SL: So, can you tell us about this research that has led you to travel all across Europe?
MP: It’s my doctoral thesis. I wanted to find out whether higher education German language courses in Spain and Italy had begun placing a stronger focus on the occupational and vocational aspects after the 2008 crisis.

I researched Spain and Italy as these were countries which were economically vulnerable after the economic crisis. The crisis led to a significant increase in unemployment rates, particularly among the younger population. As a consequence, many young Italians and Spaniards, including university graduates, emigrated to countries in which German is an official language. However, many of the people seeking jobs didn’t have the language skills required for the posts they were applying for. This is the starting point for this doctoral thesis.

And my prediction was right: the thesis was able to show an increase of occupation-oriented elements in higher education curricula for German as a foreign language in Italy and Spain in that period. And of course, I needed to travel to Italy and Spain to validate my findings and give talks about the thesis.

SL: At JALT, you talked about the importance of teaching vocation-based language skills such as translation and applying for medical insurance. Tell us more about this.
MP: During my research I realised at various points how important translational skills are in professional contexts. Yet experts and researchers in vocational language teaching seem to neglect this skill. Applying for a job and writing a CV are, of course, important topics to focus on, but there is so much more to job-related content. Cultural knowledge is crucial in vocational contexts, for example. The dos and don’ts at a business dinner may vary from culture to culture.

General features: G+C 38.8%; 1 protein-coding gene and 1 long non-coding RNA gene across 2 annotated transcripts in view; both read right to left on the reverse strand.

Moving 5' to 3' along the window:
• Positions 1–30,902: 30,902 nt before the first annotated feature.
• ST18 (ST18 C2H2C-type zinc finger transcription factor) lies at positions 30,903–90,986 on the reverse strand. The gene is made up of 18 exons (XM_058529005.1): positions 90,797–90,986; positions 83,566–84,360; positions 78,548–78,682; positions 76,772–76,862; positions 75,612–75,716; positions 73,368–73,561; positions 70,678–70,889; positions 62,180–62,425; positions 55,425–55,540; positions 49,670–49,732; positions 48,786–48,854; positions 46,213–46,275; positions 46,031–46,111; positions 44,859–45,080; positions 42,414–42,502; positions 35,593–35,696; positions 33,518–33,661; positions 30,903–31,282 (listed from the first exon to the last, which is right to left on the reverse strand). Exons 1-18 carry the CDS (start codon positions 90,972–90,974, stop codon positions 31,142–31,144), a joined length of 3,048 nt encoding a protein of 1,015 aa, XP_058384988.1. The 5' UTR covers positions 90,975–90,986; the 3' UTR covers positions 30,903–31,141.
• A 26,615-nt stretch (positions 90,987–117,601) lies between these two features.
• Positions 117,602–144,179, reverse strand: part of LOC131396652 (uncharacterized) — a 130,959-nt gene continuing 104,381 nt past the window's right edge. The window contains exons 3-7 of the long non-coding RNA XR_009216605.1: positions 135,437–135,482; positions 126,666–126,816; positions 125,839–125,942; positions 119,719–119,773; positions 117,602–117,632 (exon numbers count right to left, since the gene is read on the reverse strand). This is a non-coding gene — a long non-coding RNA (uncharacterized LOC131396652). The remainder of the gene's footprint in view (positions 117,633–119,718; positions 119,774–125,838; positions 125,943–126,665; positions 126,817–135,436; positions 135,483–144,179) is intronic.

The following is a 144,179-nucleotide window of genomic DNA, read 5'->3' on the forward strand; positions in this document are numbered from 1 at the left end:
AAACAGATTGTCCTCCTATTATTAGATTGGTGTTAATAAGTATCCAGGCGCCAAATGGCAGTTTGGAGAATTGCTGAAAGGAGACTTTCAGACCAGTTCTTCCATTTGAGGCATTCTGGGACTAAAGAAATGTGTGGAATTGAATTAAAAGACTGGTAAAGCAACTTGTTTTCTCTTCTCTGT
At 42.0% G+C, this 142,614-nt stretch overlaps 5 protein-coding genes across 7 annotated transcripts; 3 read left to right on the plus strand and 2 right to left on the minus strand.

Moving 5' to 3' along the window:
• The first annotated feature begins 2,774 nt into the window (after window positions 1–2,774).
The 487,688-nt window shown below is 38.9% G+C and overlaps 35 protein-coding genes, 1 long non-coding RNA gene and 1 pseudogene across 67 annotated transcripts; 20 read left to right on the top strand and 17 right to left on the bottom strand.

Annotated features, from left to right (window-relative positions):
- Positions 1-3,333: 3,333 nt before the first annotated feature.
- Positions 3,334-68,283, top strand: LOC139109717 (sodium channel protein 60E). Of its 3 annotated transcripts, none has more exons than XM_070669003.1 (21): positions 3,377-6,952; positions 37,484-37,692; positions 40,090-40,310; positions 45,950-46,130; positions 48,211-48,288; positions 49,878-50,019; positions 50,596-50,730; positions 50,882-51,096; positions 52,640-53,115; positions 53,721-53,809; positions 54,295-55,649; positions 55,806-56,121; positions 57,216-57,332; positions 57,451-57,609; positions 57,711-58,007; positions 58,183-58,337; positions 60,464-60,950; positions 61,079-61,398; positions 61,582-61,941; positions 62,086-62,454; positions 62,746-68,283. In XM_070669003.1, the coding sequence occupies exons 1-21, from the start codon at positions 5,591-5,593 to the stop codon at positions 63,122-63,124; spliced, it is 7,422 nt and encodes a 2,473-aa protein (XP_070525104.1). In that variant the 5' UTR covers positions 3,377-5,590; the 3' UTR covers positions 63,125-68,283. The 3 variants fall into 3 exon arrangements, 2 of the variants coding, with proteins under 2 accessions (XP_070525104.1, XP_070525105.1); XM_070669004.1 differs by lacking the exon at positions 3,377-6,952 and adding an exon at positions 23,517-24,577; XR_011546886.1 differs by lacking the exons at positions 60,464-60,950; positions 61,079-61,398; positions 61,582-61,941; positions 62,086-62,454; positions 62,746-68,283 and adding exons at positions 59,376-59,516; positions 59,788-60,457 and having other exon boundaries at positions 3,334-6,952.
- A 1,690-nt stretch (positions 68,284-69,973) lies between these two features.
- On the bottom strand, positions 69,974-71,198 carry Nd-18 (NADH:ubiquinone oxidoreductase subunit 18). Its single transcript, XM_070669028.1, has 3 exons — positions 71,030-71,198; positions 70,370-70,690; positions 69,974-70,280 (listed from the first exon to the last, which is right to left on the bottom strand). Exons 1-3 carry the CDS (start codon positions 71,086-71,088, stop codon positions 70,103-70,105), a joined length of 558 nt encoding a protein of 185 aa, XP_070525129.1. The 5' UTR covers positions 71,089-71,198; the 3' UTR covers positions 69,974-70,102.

It is also helpful to know your rights and the insurance conditions in case of an accident in the workplace. In a foreign language you should know the most important words that frequently appear in contracts. In vocation-oriented language classes learners should also be prepared for the language used in further professional training and for further professional growth. So there are many aspects of occupation-oriented content that teachers and even researchers frequently overlook. And ideally, such content should also be integrated in language classes for refugees.

Since this interview, ClarityEnglish has worked on the HOPES Project – an initiative set up by European Union agencies to support Syrian refugees moving into higher education. You can read more about this project here.

Some skills mentioned in this interview, like time management, planning and prioritising, and independent learning, are covered in Clarity’s Study Skills Success. Read more about this program here.

Sieon Lau, Senior Editor, ClarityEnglish

Sieon Lau, Senior Editor, ClarityEnglish